A dinner to love

Panna Cotta (for six)

Ricardo Scebba shows how easy it is to cook lobster pasta to impress that special person for Valentine’s Day.

Ricardo Scebba shows how easy it is to cook lobster pasta to impress that special person for Valentine’s Day.

Panna Cotta (for six)

2 ½ cups heavy cream

1 tsp. vanilla extract

½ cup sugar

½ cup milk

1 pkg gelatin

In a bowl sprinkle gelatin over milk and let stand.

In a sauce pan combine cream, vanilla and sugar. Heat and dissolve sugar. Do not boil mixture. Slowly add cream mixture to milk mixture while stirring or whisking.

Pour mixture into 6 ramekins (5 oz.) or similar small serving cup. Refrigerate for at least two hours until set.

To remove panna cotta, place ramekin in shallow hot water bath while you circle edges with small paring knife. Turn upside down and wiggle out panna cotta onto serving dish.

Top with fresh fruit and/or fruit coulis. Enjoy!

Lobster Pasta (for two)

250g linguine noodles( ½ pack)

4-5 mushrooms sliced

1 bulb roast garlic, cut into cubes

butter (1 stick)

fresh asparagus spears

white wine(1oz.)

langostine Lobster meat (you can also use prawns)

extra virgin olive oil


chili flakes

salt and pepper

1 ripe roma tomato cubed

1 tbsp. parmesan cheese, grated

Cook noodles to al dente and set aside. In a pan add mushrooms, roast garlic, seafood and an oil drizzle. Sauté with wine. Add butter, asparagus, parsley, chili, s&p and sauté. Add noodles and toss with olive oil. Add fresh tomatoes, adjust with s&p, top with fresh parmesan, serve. Enjoy!

Seduction by dinner is a tradition with Sue Miller and Ricardo Scebba.

“He cooked whole lobster with drawn butter and we ate with our hands. I thought that was pretty erotic,” said Miller.

As she was smiling at the memory, Ricardo told the truth about the consequences of that evening.

“I proposed to her the next day, July 15, 1994,” he said.

The couple now owns Ricardo’s Mediterranean Kitchen in Lake Country and they share their secrets about how less gifted cooks can make their own special, seductive meal for Valentine’s Day.

Scebba demonstrated in the compact, well-organized kitchen of the restaurant.

To a clueless cook like me, there was a lot to learn. For a quick meal like this, cook the pasta first, then prepare the ingredients for the sauce. He had everything measured out in containers, not that a top chef like Ricardo would forget an ingredient, but perfect for those of us who might.

He cooked the ingredients, adjusted the olive oil in the aglio/olio (garlic/olive oil), added the pasta, flipped the whole thing a couple of times and slid it into a bowl. Then he teased a few of the asparagus tips into an upright position, sprinkled on parsley and cheese and there it was — a picture-perfect and aromatic dish that anyone would be proud to serve, and eat. It was delicious.

Miller suggested having a merlot, chardonnay or pinot gris with the meal.

“Ricardo still cooks for me, the most romantic meals. When an Italian cooks for you, they are showing their love. Food is love for Italians. We like cooking for our family and friends on our days off. Italians always find a reason for a celebration,” she said.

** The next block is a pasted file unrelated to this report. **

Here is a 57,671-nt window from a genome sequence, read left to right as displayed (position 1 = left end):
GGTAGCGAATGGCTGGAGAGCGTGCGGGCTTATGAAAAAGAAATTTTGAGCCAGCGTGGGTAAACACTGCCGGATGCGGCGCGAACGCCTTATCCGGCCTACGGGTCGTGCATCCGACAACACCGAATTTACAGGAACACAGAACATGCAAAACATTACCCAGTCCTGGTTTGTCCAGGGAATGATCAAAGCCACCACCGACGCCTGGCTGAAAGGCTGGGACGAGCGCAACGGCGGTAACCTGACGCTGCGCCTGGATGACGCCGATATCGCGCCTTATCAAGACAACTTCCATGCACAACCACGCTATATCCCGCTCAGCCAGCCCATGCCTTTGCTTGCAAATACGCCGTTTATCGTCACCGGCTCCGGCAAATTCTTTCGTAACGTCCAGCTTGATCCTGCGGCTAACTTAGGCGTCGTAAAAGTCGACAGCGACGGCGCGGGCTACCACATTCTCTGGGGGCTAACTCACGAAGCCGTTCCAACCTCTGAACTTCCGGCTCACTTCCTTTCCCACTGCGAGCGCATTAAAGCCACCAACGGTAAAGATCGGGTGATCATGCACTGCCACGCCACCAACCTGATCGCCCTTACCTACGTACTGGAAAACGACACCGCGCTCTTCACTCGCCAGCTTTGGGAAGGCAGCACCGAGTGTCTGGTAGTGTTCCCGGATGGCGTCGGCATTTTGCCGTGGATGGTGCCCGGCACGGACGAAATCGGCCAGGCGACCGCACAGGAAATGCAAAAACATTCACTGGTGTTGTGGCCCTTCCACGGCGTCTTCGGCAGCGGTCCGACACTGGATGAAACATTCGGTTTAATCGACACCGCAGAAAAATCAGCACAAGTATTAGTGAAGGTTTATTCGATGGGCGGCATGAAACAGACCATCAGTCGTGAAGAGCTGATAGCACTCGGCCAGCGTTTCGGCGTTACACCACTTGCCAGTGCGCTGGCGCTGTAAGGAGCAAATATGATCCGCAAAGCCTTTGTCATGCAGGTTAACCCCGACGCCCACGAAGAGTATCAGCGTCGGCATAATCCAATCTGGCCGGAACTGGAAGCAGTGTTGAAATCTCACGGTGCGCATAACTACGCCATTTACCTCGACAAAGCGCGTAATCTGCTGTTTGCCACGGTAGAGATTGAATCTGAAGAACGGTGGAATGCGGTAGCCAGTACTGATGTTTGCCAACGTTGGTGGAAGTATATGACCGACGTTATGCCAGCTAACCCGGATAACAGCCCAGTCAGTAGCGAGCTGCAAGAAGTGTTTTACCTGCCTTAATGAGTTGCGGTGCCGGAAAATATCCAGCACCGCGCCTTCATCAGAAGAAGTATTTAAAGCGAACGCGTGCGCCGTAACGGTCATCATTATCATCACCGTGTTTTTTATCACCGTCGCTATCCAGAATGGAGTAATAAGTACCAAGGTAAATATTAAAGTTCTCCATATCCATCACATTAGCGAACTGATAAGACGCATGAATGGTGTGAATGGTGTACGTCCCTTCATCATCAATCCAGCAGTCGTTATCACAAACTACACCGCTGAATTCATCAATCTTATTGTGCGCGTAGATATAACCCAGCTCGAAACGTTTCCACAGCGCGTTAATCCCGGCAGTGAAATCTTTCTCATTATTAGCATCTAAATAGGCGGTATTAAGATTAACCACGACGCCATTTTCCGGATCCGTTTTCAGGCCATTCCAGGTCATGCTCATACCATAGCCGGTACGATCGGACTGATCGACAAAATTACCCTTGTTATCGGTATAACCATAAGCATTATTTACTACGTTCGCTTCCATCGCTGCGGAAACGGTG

They have both been in the restaurant business for 30 years so Valentine’s Day is always spent helping make a special memory for others. They have their Valentine’s Day at other restaurants on another day.

“It’s a time that can be stressful for couples because there are such high expectations. We try to provide the perfect setting here with fine food and wine, romantic live music and a red rose for the lady. All the couple has to do is dress up and be here. Men should remember that the gesture is very important to women,” said Miller.

“We’re really happy that there have been seven proposals, that we know about — the man going down on his knees — here in 10 years and they’re all still married. They come back for anniversaries and sometimes they bring their babies to show us.”

While I was talking to Miller and enjoying the pasta, Scebba whipped up an apple-pear strudel for the dessert that night and then he was ready to demonstrate how to make the panna cotta.

“People think this is hard to make but it’s really easy with few ingredients,” he said.

It certainly looked easy the way he did it: heat the cream, mix it with gelatin, pour it into moulds, Then when it’s chilled, decorate it with fruit, whipped cream and sauce. Yummy.

Miller and Scebba, who live in Coldstream, are proud to use as many local ingredients as they can and to be leading the way in a sustainable, green business.

They have an Appreciation Award from the Vernon Farmers’ Market for their patronage and have found other local and organic sources for products. Scebba’s parents grow some and dry mushrooms and peppers as well as preserving local vegetables and fruit.

“We are able to stay local year-round for some things. It’s important to us,” said Scebba. “I’m all about simple recipes. Italians love to make things very simple with perfect ingredients.”

That creed has earned Ricardo’s Mediterranean Kitchen the only Okanagan spot in the Top 10 Greenest Small Businesses in B.C. and it is Green Table certified. Even the water left in diners’ glasses is recycled for the plants and fountain.

“It doesn’t have to cost a lot of money to run a business in an environmental way if you do your research,” said Miller.

“And, as Ricardo says, simple can be very sophisticated if you do it right. We love food and when we travel, we are always trying new restaurants and talking to the chefs and getting ideas. Italians love to eat.”

The couple’s sons are working at the restaurant and there’s another love story there — their daughter met her husband there and the first grandchild and first great-grandchild in the family is due March 1. Surely an event for another big Italian celebration.